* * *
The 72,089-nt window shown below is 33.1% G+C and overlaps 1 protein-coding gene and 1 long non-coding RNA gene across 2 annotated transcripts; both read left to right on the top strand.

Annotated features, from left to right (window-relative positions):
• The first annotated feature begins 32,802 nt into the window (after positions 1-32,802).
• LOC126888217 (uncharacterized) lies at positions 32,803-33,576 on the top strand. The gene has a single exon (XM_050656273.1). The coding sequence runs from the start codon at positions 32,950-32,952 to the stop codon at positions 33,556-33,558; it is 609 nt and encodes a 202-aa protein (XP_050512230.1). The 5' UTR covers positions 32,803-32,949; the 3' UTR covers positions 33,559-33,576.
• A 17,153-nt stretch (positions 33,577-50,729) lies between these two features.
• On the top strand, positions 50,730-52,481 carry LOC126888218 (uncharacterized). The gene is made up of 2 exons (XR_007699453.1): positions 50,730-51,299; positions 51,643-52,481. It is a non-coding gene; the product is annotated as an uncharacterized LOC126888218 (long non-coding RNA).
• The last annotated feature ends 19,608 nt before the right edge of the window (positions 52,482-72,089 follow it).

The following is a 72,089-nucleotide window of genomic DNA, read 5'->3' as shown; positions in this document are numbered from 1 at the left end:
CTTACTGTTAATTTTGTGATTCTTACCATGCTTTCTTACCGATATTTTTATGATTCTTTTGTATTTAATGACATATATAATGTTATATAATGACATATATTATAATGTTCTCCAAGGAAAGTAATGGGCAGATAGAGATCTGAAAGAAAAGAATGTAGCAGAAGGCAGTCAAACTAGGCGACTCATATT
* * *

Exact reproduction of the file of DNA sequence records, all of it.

The 72,089-nt window shown below is 33.1% G+C and overlaps 1 protein-coding gene and 1 long non-coding RNA gene across 2 annotated transcripts; both read left to right on the top strand.

Annotated features, from left to right (window-relative positions):
• The first annotated feature begins 32,802 nt into the window (after positions 1-32,802).
• LOC126888217 (uncharacterized) lies at positions 32,803-33,576 on the top strand. The gene has a single exon (XM_050656273.1). The coding sequence runs from the start codon at positions 32,950-32,952 to the stop codon at positions 33,556-33,558; it is 609 nt and encodes a 202-aa protein (XP_050512230.1). The 5' UTR covers positions 32,803-32,949; the 3' UTR covers positions 33,559-33,576.
• A 17,153-nt stretch (positions 33,577-50,729) lies between these two features.
• On the top strand, positions 50,730-52,481 carry LOC126888218 (uncharacterized). The gene is made up of 2 exons (XR_007699453.1): positions 50,730-51,299; positions 51,643-52,481. It is a non-coding gene; the product is annotated as an uncharacterized LOC126888218 (long non-coding RNA).
• The last annotated feature ends 19,608 nt before the right edge of the window (positions 52,482-72,089 follow it).

The following is a 72,089-nucleotide window of genomic DNA, read 5'->3' as shown; positions in this document are numbered from 1 at the left end:
CTTACTGTTAATTTTGTGATTCTTACCATGCTTTCTTACCGATATTTTTATGATTCTTTTGTATTTAATGACATATATAATGTTATATAATGACATATATTATAATGTTCTCCAAGGAAAGTAATGGGCAGATAGAGATCTGAAAGAAAAGAATGTAGCAGAAGGCAGTCAAACTAGGCGACTCATATT